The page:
The analysis of the A/Z = 2 trace also allows estimating the minimum value of p+11B reactions that leads to a detectable quantity of alpha particles, in the case a TR type IP detector is used. In general, the signal level of the A/Z = 2 trace can be written as follows:where and are the contributions of C6+ ions and alpha particles, respectively (note that, here, the energy values are in terms of MeV/nucleon). If we assume that—since the used target is made of plastic, which is a source of a large amount of fully ionized carbon ions—the signal level of the A/Z = 2 trace is entirely given by C6+ ions, it can be considered a reference threshold for the detection of alphas. We can define a “minimum detectable contribution” of alphas to the signal of the A/Z = 2 trace, with respect to the contribution given by C6+ ions. For instance, assuming that the presence of alpha particles can be detected if the signal of the A/Z = 2 trace has double intensity with respect to the reference case where only C6+ ions are present, the minimum detectable signal by alpha particles would be . In the following section of this study, where a quantitative analysis of the particle spectra is provided, we will use these definitions for estimating the minimum quantity of detectable alpha particles. Consequently, the minimum detectable gain of p+11B reactions—intended as the total energy of generated alpha particles with respect to the laser pulse energy—with the experimental parameters of the campaign at the PALS facility.

3.2. Spectra of Detected Ions with A/Z = 1 and A/Z = 2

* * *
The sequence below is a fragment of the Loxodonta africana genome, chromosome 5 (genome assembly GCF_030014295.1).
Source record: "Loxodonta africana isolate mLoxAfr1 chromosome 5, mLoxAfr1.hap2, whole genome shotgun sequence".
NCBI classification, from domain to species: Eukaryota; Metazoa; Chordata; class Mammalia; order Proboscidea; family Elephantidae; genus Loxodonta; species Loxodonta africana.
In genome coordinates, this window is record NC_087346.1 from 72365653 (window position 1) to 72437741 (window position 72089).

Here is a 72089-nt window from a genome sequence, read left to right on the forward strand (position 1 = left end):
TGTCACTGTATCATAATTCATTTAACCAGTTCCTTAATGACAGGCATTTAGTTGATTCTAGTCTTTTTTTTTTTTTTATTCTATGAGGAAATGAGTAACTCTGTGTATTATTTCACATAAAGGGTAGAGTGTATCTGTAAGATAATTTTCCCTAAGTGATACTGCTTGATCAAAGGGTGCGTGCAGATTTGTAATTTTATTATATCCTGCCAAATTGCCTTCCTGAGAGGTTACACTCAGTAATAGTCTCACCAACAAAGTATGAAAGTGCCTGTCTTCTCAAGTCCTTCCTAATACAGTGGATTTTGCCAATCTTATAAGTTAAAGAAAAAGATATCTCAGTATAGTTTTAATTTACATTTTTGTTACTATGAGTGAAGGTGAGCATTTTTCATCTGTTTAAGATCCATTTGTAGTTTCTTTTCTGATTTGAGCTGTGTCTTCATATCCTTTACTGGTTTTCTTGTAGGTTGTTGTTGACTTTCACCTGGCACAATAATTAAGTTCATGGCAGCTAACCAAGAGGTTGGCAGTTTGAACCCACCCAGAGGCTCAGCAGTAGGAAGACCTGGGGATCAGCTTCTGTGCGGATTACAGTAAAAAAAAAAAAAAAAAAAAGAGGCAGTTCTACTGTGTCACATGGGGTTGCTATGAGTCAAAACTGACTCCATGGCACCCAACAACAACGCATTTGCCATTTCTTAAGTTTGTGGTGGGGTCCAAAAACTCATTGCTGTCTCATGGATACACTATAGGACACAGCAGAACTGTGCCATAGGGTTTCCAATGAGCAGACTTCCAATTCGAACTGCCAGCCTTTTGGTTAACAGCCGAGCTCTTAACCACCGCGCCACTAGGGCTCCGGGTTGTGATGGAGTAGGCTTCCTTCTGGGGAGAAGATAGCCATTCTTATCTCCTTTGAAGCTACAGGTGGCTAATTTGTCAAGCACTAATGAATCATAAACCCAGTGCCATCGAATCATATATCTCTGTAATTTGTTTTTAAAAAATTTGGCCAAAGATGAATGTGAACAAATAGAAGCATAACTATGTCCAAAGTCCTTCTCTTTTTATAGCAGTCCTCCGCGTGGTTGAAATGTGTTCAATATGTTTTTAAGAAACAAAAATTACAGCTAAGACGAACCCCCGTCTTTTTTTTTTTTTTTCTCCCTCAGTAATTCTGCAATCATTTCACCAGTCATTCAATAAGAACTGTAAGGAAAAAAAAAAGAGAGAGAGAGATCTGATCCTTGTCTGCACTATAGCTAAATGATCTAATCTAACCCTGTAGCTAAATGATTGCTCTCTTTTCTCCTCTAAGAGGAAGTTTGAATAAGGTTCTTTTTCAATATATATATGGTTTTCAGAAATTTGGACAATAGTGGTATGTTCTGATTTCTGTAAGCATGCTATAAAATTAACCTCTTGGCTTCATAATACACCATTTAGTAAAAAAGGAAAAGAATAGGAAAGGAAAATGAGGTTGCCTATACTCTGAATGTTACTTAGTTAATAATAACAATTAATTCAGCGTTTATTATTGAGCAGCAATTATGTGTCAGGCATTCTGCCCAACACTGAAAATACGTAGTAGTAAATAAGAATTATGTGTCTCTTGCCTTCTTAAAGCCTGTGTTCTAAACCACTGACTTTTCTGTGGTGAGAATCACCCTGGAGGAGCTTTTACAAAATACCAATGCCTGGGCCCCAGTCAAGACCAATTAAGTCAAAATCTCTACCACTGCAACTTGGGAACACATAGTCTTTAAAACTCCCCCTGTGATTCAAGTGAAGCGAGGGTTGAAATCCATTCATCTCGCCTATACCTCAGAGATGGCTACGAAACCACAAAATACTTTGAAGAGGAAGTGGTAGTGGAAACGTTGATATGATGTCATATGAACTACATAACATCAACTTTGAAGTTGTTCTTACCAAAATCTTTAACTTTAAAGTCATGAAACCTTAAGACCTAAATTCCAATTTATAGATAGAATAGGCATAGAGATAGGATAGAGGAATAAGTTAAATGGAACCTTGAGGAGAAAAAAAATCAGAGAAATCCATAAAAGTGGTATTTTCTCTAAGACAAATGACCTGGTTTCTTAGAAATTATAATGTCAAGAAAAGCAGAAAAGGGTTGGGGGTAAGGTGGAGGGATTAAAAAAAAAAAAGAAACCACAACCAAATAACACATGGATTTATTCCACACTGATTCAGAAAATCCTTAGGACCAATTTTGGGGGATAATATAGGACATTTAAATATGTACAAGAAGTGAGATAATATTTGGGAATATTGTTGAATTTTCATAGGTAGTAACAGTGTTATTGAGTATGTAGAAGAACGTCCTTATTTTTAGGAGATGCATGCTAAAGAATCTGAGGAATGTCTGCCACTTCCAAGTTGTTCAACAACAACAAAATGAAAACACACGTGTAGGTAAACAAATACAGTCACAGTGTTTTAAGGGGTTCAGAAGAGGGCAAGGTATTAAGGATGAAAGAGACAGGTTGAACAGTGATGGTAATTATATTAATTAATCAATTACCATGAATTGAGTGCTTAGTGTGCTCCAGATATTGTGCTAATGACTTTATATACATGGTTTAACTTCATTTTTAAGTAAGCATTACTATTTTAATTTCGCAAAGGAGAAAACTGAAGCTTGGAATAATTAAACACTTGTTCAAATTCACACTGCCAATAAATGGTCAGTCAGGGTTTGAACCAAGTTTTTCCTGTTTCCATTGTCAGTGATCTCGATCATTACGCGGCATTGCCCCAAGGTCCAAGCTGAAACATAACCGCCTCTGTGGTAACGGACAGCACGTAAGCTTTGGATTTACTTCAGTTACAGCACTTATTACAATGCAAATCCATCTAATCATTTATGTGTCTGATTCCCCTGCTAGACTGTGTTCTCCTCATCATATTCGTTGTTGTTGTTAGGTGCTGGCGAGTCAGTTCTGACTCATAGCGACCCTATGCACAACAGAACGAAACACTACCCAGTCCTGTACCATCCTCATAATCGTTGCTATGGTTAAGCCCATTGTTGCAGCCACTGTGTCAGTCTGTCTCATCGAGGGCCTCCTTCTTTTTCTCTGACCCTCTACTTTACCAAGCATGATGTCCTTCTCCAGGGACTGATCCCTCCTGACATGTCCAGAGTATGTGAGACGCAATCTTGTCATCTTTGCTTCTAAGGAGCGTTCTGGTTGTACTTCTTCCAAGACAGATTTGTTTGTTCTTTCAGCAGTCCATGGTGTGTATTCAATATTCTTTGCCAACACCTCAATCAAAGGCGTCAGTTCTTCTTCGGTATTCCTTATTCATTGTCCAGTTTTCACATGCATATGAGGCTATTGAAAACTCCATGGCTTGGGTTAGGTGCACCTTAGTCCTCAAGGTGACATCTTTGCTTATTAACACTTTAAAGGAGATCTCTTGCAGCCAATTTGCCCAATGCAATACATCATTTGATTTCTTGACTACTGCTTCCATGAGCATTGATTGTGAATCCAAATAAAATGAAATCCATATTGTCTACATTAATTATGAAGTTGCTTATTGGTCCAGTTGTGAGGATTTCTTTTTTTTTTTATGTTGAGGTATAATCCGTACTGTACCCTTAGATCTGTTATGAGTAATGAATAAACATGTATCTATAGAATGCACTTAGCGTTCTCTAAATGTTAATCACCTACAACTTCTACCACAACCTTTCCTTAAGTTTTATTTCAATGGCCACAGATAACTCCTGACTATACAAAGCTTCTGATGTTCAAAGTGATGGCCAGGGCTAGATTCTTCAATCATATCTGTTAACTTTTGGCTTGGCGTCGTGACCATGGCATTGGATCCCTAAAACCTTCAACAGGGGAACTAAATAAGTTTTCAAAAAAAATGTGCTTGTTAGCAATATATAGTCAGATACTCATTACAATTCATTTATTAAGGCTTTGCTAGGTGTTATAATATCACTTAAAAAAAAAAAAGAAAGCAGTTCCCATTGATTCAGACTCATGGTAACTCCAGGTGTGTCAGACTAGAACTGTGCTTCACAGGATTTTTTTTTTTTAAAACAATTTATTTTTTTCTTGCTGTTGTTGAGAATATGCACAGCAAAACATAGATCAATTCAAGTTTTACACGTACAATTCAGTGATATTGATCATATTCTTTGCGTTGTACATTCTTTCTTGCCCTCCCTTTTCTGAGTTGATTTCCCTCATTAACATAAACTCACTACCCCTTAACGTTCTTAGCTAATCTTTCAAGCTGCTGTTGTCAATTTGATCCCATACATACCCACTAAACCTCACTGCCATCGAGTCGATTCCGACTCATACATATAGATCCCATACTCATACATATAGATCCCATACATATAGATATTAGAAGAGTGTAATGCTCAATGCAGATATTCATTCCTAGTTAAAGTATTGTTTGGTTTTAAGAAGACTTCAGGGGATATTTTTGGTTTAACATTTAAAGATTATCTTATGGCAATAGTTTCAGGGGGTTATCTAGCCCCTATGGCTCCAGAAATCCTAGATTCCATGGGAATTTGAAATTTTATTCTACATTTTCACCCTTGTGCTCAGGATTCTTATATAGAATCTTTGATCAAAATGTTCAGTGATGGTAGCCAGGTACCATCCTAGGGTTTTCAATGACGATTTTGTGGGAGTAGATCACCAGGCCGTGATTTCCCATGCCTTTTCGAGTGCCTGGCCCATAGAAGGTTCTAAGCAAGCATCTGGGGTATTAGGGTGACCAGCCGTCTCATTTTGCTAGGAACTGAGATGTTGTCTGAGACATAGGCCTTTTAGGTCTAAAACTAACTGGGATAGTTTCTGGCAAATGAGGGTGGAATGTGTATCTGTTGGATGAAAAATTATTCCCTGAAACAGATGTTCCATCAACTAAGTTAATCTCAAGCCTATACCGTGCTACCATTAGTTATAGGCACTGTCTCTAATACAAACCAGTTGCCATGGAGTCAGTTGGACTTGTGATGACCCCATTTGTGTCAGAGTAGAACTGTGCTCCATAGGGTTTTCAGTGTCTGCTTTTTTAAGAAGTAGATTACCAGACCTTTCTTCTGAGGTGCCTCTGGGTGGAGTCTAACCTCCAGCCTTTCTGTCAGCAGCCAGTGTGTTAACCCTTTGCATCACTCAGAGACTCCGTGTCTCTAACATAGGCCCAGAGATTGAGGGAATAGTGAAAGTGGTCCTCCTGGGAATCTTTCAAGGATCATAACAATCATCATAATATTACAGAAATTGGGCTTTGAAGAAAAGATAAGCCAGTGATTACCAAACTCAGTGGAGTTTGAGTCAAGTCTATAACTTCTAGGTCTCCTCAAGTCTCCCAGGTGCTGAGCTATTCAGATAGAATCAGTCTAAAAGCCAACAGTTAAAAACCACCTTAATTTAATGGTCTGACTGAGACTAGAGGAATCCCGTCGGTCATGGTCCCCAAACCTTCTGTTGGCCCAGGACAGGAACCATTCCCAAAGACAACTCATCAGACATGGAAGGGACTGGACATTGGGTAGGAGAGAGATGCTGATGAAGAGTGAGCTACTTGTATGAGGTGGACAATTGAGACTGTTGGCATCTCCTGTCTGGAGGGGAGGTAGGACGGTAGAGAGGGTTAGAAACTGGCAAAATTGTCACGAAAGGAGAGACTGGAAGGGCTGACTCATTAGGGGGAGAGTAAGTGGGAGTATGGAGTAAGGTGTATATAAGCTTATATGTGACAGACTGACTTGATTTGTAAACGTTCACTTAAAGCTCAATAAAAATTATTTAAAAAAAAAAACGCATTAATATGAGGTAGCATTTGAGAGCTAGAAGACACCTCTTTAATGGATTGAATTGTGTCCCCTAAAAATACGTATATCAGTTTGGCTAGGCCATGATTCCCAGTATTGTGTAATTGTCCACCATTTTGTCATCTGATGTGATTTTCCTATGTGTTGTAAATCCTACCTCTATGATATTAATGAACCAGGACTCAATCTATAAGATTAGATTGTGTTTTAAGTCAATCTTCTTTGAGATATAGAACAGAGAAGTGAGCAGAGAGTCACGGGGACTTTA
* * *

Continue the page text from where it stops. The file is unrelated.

It is worth stressing out that the signal related to the A/Z = 2 parabola possibly contains the contributions of both alpha particles and C6+ ions, besides possible O and N ions that can be present in the contaminants on the target surface. These cannot be distinguished with the use of an IP as a detector. The distinction of alpha particles from C6+ ions, for example, may require the implementation of alternative techniques, such as, in some cases, the use of CR39 detectors and/or differential filters [39, 40]. In this preliminary study, our main goal was to test the sensitivity of TS and its ability to obtain separate signals for protons and A/Z = 2 ions using IPs. For this reason, in the following section, we will analyse the spectra obtained from the A/Z = 2 trace considering both cases separately, i.e., under the hypothesis that the retrieved signal is entirely due to alpha-particles or alternatively entirely due to C6+ ions. The proton spectrum obtained from the A/Z = 1 trace is displayed in Figure 5(a). The retrieved maximum energy is of ∼1.2 MeV, and the slope of the spectrum is exponentially decreasing, as is typical for laser-accelerated protons. This spectrum was obtained using the IP calibration curve that we report in Figure 5(b). For energies >350 keV, the calibration values are those reported in ref. [33] and are plotted in red. At lower energies, no calibration values for TR type IPs are available in literature, to the author’s knowledge. Therefore, we assumed a linear response of the detector in the range 0–350 keV, as it is indicated by the black part of the curve of Figure 5(b) (left from the dashed line). The low-energy part of the spectrum, separated by the dashed line on Figure 5(a), is hence obtained using this linear calibration curve, down to a minimum proton energy of ∼100 keV that our device was capable of detecting. To have a more precise spectrum estimation at E < 350 keV, we plan to perform suitable IP calibrations for proton expositions.